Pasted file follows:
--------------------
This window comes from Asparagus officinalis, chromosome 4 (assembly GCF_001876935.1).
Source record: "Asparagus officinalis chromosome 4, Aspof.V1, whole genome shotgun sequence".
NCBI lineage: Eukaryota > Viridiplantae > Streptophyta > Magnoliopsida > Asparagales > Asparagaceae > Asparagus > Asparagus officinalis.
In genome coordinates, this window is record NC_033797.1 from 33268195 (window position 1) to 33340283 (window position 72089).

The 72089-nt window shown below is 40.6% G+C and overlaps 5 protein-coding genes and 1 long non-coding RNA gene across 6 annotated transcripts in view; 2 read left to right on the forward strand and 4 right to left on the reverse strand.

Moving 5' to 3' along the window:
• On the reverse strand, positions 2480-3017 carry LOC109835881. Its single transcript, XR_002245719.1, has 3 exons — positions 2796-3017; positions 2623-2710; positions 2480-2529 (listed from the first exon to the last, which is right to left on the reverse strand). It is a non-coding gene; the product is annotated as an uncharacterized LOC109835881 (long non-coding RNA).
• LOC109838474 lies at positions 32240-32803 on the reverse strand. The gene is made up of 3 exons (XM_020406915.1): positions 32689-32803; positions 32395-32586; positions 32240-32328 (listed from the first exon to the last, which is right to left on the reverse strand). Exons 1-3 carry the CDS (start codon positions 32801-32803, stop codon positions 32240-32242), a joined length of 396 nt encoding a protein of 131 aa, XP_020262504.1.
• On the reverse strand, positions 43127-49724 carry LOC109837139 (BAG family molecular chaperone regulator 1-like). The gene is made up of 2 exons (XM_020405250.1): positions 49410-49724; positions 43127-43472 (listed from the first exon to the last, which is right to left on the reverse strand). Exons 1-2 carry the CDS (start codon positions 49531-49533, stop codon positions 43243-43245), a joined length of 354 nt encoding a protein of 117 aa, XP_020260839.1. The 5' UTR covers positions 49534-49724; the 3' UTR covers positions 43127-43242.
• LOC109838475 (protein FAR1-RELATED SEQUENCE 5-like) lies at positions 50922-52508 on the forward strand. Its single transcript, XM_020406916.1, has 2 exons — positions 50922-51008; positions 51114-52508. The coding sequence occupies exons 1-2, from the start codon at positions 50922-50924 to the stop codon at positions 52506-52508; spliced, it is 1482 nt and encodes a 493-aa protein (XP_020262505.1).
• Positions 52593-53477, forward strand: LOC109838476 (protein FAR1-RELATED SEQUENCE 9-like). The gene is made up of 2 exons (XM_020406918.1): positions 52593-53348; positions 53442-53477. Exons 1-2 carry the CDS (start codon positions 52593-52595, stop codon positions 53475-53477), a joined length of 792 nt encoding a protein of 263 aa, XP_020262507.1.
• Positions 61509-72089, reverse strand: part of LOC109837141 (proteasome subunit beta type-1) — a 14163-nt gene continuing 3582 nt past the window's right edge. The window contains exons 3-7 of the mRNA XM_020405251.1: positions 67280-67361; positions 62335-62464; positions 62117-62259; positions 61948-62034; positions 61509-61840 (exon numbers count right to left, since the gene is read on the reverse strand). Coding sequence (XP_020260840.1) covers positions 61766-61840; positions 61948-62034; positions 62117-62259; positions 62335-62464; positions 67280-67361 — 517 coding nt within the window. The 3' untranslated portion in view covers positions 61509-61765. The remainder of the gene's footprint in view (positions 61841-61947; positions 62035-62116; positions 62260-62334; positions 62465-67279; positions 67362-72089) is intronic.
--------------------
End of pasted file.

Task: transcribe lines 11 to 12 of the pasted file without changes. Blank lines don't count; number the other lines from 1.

• Positions 52593-53477, forward strand: LOC109838476 (protein FAR1-RELATED SEQUENCE 9-like). The gene is made up of 2 exons (XM_020406918.1): positions 52593-53348; positions 53442-53477. Exons 1-2 carry the CDS (start codon positions 52593-52595, stop codon positions 53475-53477), a joined length of 792 nt encoding a protein of 263 aa, XP_020262507.1.
• Positions 61509-72089, reverse strand: part of LOC109837141 (proteasome subunit beta type-1) — a 14163-nt gene continuing 3582 nt past the window's right edge. The window contains exons 3-7 of the mRNA XM_020405251.1: positions 67280-67361; positions 62335-62464; positions 62117-62259; positions 61948-62034; positions 61509-61840 (exon numbers count right to left, since the gene is read on the reverse strand). Coding sequence (XP_020260840.1) covers positions 61766-61840; positions 61948-62034; positions 62117-62259; positions 62335-62464; positions 67280-67361 — 517 coding nt within the window. The 3' untranslated portion in view covers positions 61509-61765. The remainder of the gene's footprint in view (positions 61841-61947; positions 62035-62116; positions 62260-62334; positions 62465-67279; positions 67362-72089) is intronic.